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DVD architect

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Richard Allen
DVD architect
on Jul 23, 2007 at 7:06:36 pm

I've had Sony's DVD architect since about Version 2. I haven't had to rely on it that much until recently. I now have 4.0 with all the updates and I can never seem to burn a DVD that will work on all players no matter what size the project is. I have an old cheap DVD player I keep around to test stuff with and it's hit or miss with what I burn (mostly miss). Are there settings that will give DVD's better playabilty?


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kelissa
Re: DVD architect
on Jul 24, 2007 at 9:27:35 pm

Sorry to say I don't have an answer for you, but I do experience the same problem using DVDit (on the PC) and DVD Studio Pro (on the Mac). DVDs seem to play in most DVD players, but not most computers. So, maybe this problem is not unique to your software.



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delirious
Re: DVD architect
on Jul 25, 2007 at 3:35:11 pm

Try burning your DVDs at the lowest speed possible -- I usually use 4x and it works well with older players

-Leigh


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seminewbie
Re: DVD architect
on Jul 31, 2007 at 12:39:26 am

Here are my keys to playing on as many DVD players as possible.

1....Burn as slowly as possible. If you can find DVD's that will
burn at 2.4x then use them.
2....Run a test with different brands of DVD's. If you look closely
at some of the literature for DVD burners you will see that they
work better with the discs from some manufacturers than others.
3....Try to keep the top end of your transcoding setting to 5.5 mbps.
Now I know that this may effect quality to a small degree but
that is the price you may have to pay for playability.

Good Luck;

Dan


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riredale
Re: DVD architect
on Aug 2, 2007 at 11:48:58 pm

I've done thousands of full DVDs and have had very few issues:

(1) You can burn as fast as the disk is rated, with some exceptions. To prove my point, get a copy of Nero's CD/DVD Speed utility and check the error rate of disks burned at various speeds. In my personal experience, a full (4.38GB) disk burned at 4x, 8x, 12x, and 16x shows very low error rates at the first 3 speeds and only shows increasing errors at the outer edge at 16x. So I use 12x (the media is rated at 16x).

(2) By far the most critical factor in compatibility is the brand of the medium. I use Taiyo Yuden DVD-R blanks, which are about the best in the world and can be bought from places like Meritline or SuperMediaStore for about $0.30 each in quantities of 100.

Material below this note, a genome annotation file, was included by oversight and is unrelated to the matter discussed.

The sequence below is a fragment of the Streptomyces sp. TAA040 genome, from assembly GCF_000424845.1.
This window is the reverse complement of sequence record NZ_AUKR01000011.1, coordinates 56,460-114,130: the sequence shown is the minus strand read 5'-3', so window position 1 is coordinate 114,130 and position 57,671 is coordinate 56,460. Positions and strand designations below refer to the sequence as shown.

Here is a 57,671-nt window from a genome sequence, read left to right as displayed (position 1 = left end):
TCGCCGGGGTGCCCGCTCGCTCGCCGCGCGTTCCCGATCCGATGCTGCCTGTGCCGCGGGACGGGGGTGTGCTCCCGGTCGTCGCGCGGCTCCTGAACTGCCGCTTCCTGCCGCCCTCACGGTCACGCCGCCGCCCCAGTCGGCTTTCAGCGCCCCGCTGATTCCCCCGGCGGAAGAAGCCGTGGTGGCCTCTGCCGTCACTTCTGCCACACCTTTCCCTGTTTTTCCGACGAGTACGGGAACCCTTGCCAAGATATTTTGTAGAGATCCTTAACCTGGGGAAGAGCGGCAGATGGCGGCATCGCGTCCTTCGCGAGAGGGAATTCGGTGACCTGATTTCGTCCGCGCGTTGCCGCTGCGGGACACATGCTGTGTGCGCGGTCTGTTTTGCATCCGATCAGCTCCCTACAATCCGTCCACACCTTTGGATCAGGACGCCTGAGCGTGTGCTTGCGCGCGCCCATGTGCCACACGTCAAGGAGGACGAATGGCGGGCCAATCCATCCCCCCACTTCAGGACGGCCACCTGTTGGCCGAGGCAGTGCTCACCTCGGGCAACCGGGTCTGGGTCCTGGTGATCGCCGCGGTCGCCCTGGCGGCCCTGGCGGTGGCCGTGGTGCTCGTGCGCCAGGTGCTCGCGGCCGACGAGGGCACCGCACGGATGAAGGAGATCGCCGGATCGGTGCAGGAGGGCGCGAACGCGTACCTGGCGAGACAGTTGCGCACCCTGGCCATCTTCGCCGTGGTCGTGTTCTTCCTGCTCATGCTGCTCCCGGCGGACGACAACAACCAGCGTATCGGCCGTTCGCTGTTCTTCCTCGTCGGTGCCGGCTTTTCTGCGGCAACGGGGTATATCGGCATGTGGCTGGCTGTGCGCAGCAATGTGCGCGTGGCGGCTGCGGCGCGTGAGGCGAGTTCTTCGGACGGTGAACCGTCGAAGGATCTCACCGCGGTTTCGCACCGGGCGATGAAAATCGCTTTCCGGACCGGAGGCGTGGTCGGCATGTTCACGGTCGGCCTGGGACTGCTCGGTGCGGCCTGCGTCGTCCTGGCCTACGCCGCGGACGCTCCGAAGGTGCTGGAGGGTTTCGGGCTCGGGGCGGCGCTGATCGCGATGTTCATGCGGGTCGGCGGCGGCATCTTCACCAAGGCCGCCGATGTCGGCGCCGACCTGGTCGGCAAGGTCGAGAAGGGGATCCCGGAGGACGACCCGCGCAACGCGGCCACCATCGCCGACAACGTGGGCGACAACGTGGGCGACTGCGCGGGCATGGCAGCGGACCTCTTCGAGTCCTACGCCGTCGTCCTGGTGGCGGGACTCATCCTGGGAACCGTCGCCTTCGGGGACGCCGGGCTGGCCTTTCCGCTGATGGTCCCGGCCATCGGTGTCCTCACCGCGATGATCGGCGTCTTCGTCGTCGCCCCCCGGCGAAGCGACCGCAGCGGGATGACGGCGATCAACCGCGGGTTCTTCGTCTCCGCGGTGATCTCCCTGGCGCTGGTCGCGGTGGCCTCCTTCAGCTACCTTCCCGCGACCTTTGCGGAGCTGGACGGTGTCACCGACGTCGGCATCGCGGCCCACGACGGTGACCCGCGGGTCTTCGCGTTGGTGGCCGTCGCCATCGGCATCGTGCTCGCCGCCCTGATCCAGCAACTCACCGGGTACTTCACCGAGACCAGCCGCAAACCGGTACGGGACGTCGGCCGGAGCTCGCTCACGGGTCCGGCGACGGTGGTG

(3) You can burn at any datarate up to the technical limits of the DVD format. To make life a little easier for the DVD player, however, I generally set an upper limit for video + audio at about 9Mb/sec. I set my lower limit at 2Mb/sec, and set the average based on the amount of material that I need to put on the disk using the formula BRavg = ( 600 / MinutesOfVideo ) - BRaudio. If I'm using DolbyDigital audio, the audio bitrate is 0.2, while raw audio is 1.5.

If I'm putting 90 minutes of material on the disk and the audio is DolbyDigital, then BRavg = ( 600 / 90 ) - 0.2, or about 6.5Mb/sec. So I encode the MPEG2 video with 2, 6.5, and 9 for min, avg, and max.

Use a name-brand burner, TY blanks, and a well-known authoring program and you will never have playability issues on any player. For years I used full-face labels, but some DVD players throw fits with labels. I now use the glossy white "Watershield" blanks that TY sells for about $0.80 and which print beautifully on my Canon IP3000 printer.


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seminewbie
Re: DVD architect
on Aug 3, 2007 at 2:34:03 am

I believe that you are right in everything you say. I have, however had a few bad moments that you appear to not have had. None the less
I will keep your post handy and attempt to incorporate some of what you are doing into my workflow.

Thanks;

Dan


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riredale
Re: DVD architect
on Aug 3, 2007 at 10:48:47 pm

Dan:

Using Nero's CD/DVD Speed utility was an eye-opener for me. If you have the time, download it and take a look at your disks. Use the "Disk Quality" tab and have it run through your burned disk.

What amazed me was how many errors even a "perfect" disk had. I guess the designers of the DVD process realized that they were pushing practical limits so they incorporated very robust error-correction mechanisms in the standard. I've read that a disk is marginal only if the upper graph shows errors way above 280 for significant parts of the disk, or if the lower graph shows errors way above 8 for significant parts of the disk. Otherwise, the error-correction routines completely repair the read mistakes.

In a very short time you'll be able to get a feel for your burn process. I also strongly suggest you get your hands on some Taiyo Yuden DVD-R blanks (the premium ones, not the value line ones). I bought some yesterday for $0.33 each from SuperMediaStore. It makes a big difference, according to Nero.


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seminewbie
Re: DVD architect
on Aug 4, 2007 at 12:42:06 am

Thanks I have been plodding along getting things into production without really having a firm handle on the tevhnical side of authoring. I appreciate your input very much


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